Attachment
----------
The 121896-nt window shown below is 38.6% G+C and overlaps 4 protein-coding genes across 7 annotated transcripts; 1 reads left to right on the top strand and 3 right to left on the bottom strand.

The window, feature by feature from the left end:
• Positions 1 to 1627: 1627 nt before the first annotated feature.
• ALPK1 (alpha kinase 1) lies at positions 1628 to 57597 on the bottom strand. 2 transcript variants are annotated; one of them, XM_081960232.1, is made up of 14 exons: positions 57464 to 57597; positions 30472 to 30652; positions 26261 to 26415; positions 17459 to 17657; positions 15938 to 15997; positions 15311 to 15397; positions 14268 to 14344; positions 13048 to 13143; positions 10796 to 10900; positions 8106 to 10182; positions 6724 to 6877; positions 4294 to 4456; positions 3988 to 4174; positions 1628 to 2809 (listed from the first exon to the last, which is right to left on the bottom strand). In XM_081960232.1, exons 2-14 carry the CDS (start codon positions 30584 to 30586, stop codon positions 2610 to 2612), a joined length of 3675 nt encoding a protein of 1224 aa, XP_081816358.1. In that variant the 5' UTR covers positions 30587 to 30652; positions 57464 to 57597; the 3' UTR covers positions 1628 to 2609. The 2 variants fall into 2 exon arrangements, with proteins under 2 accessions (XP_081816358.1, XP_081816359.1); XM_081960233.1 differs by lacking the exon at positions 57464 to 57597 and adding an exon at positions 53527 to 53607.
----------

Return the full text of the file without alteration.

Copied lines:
The 121896-nt window shown below is 38.6% G+C and overlaps 4 protein-coding genes across 7 annotated transcripts; 1 reads left to right on the top strand and 3 right to left on the bottom strand.

The window, feature by feature from the left end:
• Positions 1 to 1627: 1627 nt before the first annotated feature.
• ALPK1 (alpha kinase 1) lies at positions 1628 to 57597 on the bottom strand. 2 transcript variants are annotated; one of them, XM_081960232.1, is made up of 14 exons: positions 57464 to 57597; positions 30472 to 30652; positions 26261 to 26415; positions 17459 to 17657; positions 15938 to 15997; positions 15311 to 15397; positions 14268 to 14344; positions 13048 to 13143; positions 10796 to 10900; positions 8106 to 10182; positions 6724 to 6877; positions 4294 to 4456; positions 3988 to 4174; positions 1628 to 2809 (listed from the first exon to the last, which is right to left on the bottom strand). In XM_081960232.1, exons 2-14 carry the CDS (start codon positions 30584 to 30586, stop codon positions 2610 to 2612), a joined length of 3675 nt encoding a protein of 1224 aa, XP_081816358.1. In that variant the 5' UTR covers positions 30587 to 30652; positions 57464 to 57597; the 3' UTR covers positions 1628 to 2609. The 2 variants fall into 2 exon arrangements, with proteins under 2 accessions (XP_081816358.1, XP_081816359.1); XM_081960233.1 differs by lacking the exon at positions 57464 to 57597 and adding an exon at positions 53527 to 53607.